You and your car together represent a unique combination—and you’ll get the best insurance value by shopping for a policy that perfectly matches it. Your coverage should reflect your needs, priorities and budget. You’ll want to evaluate how you use your car, what risks you face and what options you want from an insurer before you compare policies and insurers.

 

Take a Good Look at Yourself—and Your Car

Consider the following questions when you’re getting ready to shop for auto insurance:

1. How Much Do You Love Your Car?

Okay, your car is not a family member or even a person, but do you have a very special attachment to it? If so, you’ll want it fixed perfectly—or replaced with the same model—if anything happens to it. So shop for the fullest range of insurance, including collision, comprehensive and even glass coverage. On the other hand, if you drive a beater, see cars as interchangeable and want to save on premiums, you might consider purchasing only liability insurance.

 

2. How Much Do You Drive?

Do you absolutely need your car every day—for instance, to get to work? Or is owning a car mostly a matter of convenience that you could forgo if needed? Do you drive 100 miles a month or closer to 1,000 or more? Make sure your policy reflects how much you drive. If you don’t drive a lot, you may want to opt for mileage-based insurance.

 

3. Will You Be Using Your Car for Work?

If you use your car not just to get to work, but to perform work tasks, commercial auto insurance is a necessity. A personal auto policy will not provide coverage if you deliver pizzas, drive as a courier, transport paying passengers through a ride-share service or use your car for other commercial activities.

 

4. What Type of Car Do You Drive?

Insurers have mountains of data, and they know in precise detail what types of cars, makes and models are more—or less—likely to incur claims. A flashy sports car with a powerful engine may be more likely to be stolen and cost a lot for body work than a mid-sized sedan—and your insurance will be priced accordingly. By the same token, you may receive discounts if your car has the latest safety features and a good safety record.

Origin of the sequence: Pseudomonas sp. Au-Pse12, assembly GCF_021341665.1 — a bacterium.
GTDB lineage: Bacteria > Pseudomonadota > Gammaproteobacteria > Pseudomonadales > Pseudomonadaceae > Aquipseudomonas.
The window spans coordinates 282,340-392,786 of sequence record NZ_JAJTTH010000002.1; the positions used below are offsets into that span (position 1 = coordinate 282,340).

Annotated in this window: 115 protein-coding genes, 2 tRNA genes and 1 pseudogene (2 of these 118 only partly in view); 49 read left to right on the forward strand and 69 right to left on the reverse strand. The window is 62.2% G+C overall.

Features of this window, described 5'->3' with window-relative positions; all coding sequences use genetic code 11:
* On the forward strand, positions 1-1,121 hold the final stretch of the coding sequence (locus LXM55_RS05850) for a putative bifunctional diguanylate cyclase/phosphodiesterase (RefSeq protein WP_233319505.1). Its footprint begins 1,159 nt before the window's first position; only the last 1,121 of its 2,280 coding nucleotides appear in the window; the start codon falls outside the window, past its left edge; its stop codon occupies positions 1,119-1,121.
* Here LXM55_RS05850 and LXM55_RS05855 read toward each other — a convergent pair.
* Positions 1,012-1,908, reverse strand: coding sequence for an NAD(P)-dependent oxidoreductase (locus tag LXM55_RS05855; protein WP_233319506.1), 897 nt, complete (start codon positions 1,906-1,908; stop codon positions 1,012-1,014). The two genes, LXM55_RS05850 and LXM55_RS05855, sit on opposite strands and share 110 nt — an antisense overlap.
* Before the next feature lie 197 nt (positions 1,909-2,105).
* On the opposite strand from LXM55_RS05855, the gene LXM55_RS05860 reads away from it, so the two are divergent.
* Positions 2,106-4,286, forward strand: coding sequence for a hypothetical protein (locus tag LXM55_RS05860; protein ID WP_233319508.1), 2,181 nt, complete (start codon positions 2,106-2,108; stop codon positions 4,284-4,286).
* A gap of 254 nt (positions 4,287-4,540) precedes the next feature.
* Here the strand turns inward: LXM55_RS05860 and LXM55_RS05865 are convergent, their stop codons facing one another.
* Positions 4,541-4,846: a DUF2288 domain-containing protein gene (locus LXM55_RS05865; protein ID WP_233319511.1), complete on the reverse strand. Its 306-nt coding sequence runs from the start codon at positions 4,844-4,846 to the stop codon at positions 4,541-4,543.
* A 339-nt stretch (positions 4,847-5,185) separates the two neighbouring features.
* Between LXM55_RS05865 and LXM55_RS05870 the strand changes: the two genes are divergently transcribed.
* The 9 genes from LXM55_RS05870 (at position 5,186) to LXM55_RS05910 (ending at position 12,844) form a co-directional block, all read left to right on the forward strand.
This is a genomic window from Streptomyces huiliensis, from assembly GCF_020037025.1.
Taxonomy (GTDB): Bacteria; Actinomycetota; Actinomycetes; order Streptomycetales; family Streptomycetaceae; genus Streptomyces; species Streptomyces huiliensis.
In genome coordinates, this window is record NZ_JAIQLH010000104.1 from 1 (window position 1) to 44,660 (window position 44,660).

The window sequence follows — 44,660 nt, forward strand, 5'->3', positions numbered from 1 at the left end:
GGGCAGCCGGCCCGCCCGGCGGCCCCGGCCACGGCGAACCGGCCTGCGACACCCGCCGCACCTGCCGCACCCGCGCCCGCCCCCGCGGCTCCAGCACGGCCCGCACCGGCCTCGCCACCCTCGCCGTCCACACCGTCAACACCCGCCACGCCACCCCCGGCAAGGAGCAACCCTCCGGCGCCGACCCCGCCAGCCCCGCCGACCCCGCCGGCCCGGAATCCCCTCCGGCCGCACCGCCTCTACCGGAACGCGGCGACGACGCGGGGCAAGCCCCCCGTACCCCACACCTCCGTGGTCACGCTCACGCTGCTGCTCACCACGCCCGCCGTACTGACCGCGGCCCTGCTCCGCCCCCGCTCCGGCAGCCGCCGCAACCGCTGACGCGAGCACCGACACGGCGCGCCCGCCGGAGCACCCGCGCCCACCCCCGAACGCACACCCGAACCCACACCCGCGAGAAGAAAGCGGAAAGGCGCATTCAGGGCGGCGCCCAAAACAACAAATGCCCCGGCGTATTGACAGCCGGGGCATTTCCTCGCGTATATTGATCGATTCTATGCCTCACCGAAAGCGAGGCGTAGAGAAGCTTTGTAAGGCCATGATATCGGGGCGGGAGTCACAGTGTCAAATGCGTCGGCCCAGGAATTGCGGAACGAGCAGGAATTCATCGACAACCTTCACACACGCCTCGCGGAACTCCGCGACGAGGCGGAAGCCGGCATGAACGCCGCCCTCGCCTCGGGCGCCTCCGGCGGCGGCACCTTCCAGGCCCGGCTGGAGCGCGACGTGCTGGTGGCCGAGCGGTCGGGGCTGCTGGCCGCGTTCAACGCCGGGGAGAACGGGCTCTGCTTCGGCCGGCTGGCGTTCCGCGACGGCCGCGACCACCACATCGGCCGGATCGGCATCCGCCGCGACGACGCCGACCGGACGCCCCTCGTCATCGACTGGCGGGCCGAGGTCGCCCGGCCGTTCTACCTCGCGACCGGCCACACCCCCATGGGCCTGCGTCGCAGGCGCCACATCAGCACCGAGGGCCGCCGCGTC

5. Where Do You Live—and Park?

Where you live will impact your insurance rates—and it may be a factor in what coverage you purchase. For example, cars parked on the street in urban areas face a greater risk for theft or vandalism, so you may want to purchase comprehensive coverage. You may discover that your rates fall if you move from a city to a suburb.

 

6. Who Else Will Be Driving the Car?

Generally, your car insurance will cover other occasional drivers. However, if other drivers live with you and use your car—whether a spouse, a teen driver or a housemate—they should be listed on your policy.

 

7. What Are Your Legal Obligations?

Nearly every state requires that you carry minimum liability coverage for your car. At the very least, you need to make sure your policy complies with state mandates. However, the levels of required coverage are generally pretty low. To be safe, you’ll probably want additional liability coverage—keep in mind, if you are involved in a serious accident, you may be sued for a large sum of money.

 

8. Is Your Car Financed or Leased?

If you still owe money on your car or have to return it in good condition when a lease expires, you’ll likely be required to insure the car for its full value—and even for any gap between what you owe and the car’s market value. Collision and comprehensive will cover damage to your car up to its value—and supplemental gap insurance will cover the rest.

Keep in mind that your insurance options and costs will also be affected by your age, gender and driving record. Be aware too that your credit score can also impact your insurance rates.

Once you’ve looked at your needs and priorities, and understood how insurance options will match them, you’ll be better prepared to make an informed decision about the types and levels of coverage to buy.

Article Originally Published by: Insurance Information Institute | www.iii.org 

 

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